Ashley takes 3 antiviral drugs. Firsts there’s Epovir, a clear liquid she sucks out of a medicine dropper.
Ashley: It tastes like bubble gum
Then she swallows one tablet of Zerit, and gulps down 8 Viracept pills, four at a time.
While they sometimes complain, Robin’s troops know they have to choke down their meds. For her part, Robin welcomes the ritual. The drugs saved her kids. And though medicine time may be hectic, it’s nowhere near the ordeal it was just a few years ago:
Robin: At one time, they were too young to take the pill form, so everything had to be in the liquid form or powder and then we had to mix it with something. We’d start like at about midnight because it was 3x a day at that time, and we wouldn’t get finished until maybe one o’clock in the morning. And this is 7 days a week.
Child by child, thousands were saved with this kind of meticulous care. The graph of AIDS-related deaths in this country looks like a steep ski slope. 1995 is the peak, when some 53,000 people died of AIDS. Then it’s a steady downhill plunge straight through 2001, when there were fewer than 16,000 AIDS deaths nationwide.
This downturn can be almost entirely attributed to protease inhibitors. On their own, these drugs interfere with the virus’s ability to copy itself and spread. But it’s the combination of protease inhibitors with other anti-retroviral drugs that forces HIV down to levels so low it can’t be detected in an infected person’s blood. Protease inhibitors have become famous for allowing adults to go back to work and resume their normal lives. On kids, the impact has been even more dramatic.
Olesky Over a very short time the protease inhibitors really made a difference.
James Olesky is a white-haired pediatrician at the University of Medicine and Dentistry of New Jersey. He treated some of the earliest cases of HIV-positive children in the US - though, for years, there was little he could do for them:
Olesky I mean I was in the hospital with 12 patients having to talk to parents about whether we should decide to have the child DNR Death and dying were with us. Pain. In fact in 1995, I remember specifically, we had about 34 deaths that year in our own program here in Newark, that’s like losing a classroom of children.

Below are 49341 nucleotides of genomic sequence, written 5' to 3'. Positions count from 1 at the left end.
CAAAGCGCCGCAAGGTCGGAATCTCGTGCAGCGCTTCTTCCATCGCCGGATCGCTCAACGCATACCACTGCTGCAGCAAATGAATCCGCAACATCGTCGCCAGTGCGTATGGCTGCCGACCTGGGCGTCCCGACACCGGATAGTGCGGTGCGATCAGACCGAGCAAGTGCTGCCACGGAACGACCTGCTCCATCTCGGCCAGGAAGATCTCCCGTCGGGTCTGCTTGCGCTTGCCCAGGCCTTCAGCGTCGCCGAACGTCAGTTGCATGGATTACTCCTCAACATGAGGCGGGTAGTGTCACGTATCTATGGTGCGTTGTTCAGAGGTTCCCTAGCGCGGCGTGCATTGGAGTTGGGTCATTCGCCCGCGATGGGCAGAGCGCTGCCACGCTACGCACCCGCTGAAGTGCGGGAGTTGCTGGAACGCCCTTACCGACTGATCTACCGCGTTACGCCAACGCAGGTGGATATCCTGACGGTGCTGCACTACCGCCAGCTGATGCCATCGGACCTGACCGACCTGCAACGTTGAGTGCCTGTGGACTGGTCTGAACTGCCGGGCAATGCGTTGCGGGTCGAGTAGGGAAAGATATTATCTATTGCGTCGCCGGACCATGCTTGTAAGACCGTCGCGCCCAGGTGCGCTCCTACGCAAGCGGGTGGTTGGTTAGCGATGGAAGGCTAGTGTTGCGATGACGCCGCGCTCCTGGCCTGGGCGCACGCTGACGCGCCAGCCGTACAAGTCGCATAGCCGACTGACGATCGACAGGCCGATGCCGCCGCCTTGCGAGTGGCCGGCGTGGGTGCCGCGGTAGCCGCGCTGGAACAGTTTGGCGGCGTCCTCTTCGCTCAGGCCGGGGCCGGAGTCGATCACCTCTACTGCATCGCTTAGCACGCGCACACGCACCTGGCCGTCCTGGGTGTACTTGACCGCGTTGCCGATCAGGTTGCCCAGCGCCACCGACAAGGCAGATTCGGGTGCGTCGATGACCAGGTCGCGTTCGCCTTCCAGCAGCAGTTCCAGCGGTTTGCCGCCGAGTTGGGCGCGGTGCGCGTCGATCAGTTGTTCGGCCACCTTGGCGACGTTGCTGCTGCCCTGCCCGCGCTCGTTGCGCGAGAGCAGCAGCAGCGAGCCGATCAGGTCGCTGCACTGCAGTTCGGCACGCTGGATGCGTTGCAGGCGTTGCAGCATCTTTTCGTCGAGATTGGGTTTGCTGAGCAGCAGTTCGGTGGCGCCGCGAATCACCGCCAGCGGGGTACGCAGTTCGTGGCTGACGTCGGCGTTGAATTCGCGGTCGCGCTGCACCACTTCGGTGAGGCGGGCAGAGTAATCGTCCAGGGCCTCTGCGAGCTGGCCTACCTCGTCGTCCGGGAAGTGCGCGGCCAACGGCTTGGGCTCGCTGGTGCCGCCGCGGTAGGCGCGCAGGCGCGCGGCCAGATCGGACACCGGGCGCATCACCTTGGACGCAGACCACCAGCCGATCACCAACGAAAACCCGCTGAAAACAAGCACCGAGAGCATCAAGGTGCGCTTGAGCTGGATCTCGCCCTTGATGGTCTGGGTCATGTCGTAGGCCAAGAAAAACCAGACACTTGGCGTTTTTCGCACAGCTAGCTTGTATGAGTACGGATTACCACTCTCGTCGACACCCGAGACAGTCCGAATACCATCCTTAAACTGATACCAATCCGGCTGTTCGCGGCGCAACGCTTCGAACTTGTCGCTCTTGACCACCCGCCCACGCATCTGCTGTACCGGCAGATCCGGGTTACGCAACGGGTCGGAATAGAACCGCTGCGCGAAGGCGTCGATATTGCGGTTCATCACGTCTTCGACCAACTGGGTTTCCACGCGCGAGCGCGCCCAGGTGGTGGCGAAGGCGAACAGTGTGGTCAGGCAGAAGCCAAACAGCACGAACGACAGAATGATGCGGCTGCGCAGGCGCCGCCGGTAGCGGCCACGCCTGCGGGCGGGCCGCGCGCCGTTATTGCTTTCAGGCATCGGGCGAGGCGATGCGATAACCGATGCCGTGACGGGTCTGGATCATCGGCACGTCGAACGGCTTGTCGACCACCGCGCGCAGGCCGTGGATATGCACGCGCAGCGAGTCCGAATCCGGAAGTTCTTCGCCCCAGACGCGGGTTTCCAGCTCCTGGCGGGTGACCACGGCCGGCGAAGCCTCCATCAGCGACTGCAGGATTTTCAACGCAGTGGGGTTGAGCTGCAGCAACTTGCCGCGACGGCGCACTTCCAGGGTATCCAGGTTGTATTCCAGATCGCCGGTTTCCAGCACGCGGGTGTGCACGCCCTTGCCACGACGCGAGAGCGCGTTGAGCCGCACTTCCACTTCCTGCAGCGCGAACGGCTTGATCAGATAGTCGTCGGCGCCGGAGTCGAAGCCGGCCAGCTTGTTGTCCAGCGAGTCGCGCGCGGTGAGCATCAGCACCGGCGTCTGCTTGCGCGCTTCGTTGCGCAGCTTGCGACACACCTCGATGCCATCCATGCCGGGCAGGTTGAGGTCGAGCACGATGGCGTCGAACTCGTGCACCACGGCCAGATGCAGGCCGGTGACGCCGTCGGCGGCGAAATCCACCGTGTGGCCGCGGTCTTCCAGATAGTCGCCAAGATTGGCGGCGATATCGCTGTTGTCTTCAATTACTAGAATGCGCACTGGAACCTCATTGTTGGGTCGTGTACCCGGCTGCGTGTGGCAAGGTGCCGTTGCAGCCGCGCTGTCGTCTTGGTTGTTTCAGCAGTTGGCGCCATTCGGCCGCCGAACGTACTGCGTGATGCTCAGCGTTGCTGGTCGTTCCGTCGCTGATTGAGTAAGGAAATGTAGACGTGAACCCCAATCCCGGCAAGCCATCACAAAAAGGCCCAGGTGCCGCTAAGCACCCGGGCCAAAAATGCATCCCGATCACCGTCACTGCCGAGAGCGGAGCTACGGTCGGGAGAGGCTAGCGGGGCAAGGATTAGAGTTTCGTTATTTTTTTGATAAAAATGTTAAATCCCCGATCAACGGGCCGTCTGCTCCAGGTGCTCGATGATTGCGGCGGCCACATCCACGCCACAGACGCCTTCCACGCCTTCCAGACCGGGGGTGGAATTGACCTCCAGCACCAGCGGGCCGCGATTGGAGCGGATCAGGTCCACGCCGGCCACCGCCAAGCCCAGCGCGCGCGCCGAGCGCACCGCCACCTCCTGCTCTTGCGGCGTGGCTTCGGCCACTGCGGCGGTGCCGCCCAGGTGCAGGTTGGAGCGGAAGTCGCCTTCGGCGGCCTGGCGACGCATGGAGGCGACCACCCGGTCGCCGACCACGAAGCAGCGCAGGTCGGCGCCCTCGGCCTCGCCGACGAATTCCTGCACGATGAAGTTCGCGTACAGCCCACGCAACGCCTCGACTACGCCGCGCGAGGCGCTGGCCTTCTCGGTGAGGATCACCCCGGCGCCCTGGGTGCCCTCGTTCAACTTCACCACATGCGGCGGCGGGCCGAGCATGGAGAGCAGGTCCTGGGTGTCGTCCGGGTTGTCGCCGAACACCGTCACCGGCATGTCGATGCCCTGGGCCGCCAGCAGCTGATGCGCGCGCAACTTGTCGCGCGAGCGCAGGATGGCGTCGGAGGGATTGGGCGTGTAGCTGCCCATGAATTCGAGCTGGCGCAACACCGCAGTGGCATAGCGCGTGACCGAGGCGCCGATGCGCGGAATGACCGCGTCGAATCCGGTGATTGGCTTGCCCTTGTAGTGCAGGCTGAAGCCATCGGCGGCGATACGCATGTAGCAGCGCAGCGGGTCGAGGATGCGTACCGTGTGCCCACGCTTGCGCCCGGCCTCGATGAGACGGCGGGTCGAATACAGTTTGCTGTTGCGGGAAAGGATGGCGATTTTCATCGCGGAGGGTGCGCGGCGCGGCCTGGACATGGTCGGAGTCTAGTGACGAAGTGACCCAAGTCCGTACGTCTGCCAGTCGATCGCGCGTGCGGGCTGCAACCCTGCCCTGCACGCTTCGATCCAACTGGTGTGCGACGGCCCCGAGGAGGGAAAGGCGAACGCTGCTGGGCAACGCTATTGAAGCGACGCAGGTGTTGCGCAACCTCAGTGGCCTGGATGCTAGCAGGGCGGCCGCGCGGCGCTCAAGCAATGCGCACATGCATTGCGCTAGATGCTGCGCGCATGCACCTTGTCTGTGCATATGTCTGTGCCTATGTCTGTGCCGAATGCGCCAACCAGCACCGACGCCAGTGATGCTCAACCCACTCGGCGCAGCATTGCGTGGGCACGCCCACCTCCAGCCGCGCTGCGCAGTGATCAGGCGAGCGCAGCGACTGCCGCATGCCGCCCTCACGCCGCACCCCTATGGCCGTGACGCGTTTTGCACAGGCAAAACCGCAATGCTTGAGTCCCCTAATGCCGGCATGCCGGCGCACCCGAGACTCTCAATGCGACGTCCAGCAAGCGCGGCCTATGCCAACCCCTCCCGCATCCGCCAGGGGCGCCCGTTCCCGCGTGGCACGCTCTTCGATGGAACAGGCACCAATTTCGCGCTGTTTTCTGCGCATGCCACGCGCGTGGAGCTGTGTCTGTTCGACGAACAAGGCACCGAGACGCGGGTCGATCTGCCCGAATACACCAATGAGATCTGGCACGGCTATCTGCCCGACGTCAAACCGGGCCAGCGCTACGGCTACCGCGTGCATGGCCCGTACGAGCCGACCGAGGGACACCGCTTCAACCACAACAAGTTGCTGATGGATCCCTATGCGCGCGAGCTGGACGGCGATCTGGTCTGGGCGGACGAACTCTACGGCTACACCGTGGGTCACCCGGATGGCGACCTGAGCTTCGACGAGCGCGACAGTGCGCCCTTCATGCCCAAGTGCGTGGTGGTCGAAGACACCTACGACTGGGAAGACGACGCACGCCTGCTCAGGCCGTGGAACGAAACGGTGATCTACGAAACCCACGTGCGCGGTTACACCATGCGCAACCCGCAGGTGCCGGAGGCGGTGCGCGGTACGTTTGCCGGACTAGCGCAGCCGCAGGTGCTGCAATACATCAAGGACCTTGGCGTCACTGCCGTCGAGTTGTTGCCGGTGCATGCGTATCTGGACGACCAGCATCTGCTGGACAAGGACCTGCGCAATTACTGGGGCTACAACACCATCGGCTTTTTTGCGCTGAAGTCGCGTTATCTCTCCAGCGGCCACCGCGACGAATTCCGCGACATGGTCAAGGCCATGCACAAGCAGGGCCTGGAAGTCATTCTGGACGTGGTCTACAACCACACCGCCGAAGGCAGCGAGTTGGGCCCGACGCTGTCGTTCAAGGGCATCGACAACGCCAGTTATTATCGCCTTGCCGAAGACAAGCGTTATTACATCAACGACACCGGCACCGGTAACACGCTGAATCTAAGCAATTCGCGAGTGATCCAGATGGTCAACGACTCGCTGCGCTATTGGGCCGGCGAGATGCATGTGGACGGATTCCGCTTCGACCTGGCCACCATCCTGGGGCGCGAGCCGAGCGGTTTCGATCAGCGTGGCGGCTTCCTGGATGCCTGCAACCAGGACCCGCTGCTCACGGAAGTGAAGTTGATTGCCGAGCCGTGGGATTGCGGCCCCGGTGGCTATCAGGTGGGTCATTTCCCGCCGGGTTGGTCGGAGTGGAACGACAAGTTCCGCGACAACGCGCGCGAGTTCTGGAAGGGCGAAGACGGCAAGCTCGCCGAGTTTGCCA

Last year, only one of Dr. Olesky’s patients died.
Olesky Some days I just can’t be happy enough that this stopped.
The antiviral drugs are hardly perfect. They don’t cure AIDS, and they can cause a wide range of side effects - nausea, liver problems, dizziness, lethargy, even hallucinations. And even when they help, their effectiveness against the virus often gradually decreases as a patient become resistant to them. Dr. Olesky, a true fan of the new drugs, acknowledges they play only a part in keeping kids alive:
Olesky This might strange coming from a physician, but I think the most important factor in why children had done well was because they had a supportive loving home environment. That they had people who cared about them.
If love really helps kids stay alive, it makes sense that Sammy, Annie and Ashley are thriving. Robin has given them everything she possibly could.
Robin: I’m so thankful my children will grow to be adults, but I have spoiled them so, thinking they wouldn’t be here anymore, and now I don’t know how to stop it. I still can’t say no.
Spoiling her children is hardly Robin’s biggest concern. Ashley, Sammy and Annie are too young to remember what they’ve been through. But Robin remembers. Her personal history of fighting HIV in her own children makes her appreciate every moment with them even more.
For WNYC, I’m Sharon Lerner.
Back to main page